Air quality highlights

  • Overall, air quality in Ontario has improved over time as both ambient concentrations of common air pollutants and emissions to air have decreased. Over the last 10 years, nitrogen dioxide concentrations have decreased by 25%, fine particulate matter concentrations by 17%, maximum ground-level ozone concentrations by 13%, and sulphur dioxide concentrations by 50% on average across the province (see table below).
  • In 2020, Ontario reported air quality in the low risk category 96.0% of the time, based on the Air Quality Health Index (AQHI).
  • Ozone and fine particulate matter, the main components of smog, remain as pollutants of concern, however the maximum measured concentrations of ozone continue to decrease indicating reduced emissions in Ontario and the United States.
  • In 2020, there were exceedances of the provincial Ambient Air Quality Criteria and/or Canadian Ambient Air Quality Standard for ground-level ozone, fine particulate matter and sulphur dioxide in some communities.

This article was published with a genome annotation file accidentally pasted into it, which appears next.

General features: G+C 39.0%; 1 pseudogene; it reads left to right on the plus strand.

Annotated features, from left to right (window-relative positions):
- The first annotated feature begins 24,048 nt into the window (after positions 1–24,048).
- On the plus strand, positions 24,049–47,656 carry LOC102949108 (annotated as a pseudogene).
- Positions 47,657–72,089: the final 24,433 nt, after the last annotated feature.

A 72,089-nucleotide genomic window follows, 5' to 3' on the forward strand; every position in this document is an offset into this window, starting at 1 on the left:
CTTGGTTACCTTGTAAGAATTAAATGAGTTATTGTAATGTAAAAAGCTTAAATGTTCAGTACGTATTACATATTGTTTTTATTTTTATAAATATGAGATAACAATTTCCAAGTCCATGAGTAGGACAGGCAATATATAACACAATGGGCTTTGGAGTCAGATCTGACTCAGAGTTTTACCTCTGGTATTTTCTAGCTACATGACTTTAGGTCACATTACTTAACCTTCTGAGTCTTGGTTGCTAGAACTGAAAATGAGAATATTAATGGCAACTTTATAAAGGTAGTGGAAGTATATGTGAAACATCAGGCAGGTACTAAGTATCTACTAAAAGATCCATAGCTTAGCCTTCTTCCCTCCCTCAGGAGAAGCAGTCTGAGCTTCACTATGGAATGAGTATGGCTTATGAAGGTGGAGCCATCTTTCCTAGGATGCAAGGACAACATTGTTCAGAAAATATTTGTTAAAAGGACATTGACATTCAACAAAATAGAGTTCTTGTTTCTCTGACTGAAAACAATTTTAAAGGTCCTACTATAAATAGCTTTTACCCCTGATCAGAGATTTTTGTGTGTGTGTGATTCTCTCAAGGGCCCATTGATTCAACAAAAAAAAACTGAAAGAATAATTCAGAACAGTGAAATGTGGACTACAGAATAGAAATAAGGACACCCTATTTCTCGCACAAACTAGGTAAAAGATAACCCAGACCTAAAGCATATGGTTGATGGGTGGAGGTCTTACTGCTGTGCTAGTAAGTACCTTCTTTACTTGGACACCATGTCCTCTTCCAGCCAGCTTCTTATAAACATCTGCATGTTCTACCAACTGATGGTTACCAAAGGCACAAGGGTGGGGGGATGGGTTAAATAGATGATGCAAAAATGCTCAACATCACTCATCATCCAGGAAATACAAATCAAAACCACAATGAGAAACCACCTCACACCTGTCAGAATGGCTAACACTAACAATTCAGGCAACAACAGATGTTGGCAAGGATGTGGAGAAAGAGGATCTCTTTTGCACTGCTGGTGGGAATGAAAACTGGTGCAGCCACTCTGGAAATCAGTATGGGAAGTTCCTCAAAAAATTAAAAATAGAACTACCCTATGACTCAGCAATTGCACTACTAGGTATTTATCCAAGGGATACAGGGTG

• Air quality in Ontario can vary from year to year due to a variety of factors including pollutant emissions, weather, natural events such as forest fires, and the long-range transport of air pollutants from the United States and elsewhere. Long term trends are thus a better reflection of any improvements or a deterioration in air quality over time versus year over year changes.
Trends in common air pollutants, 2011-2020
Nitrogen dioxide/ Nitrogen oxides (NO2/NOx)-25%-36%
Fine particulate matter (PM2.5)-17%-18%
Ground-level ozone (O3)-13%N/A
Sulphur dioxide (SO2)-50%-57%

Note: Trends for pollutant concentrations are based on annual means except for ground-level ozone based on 1-hour maximums.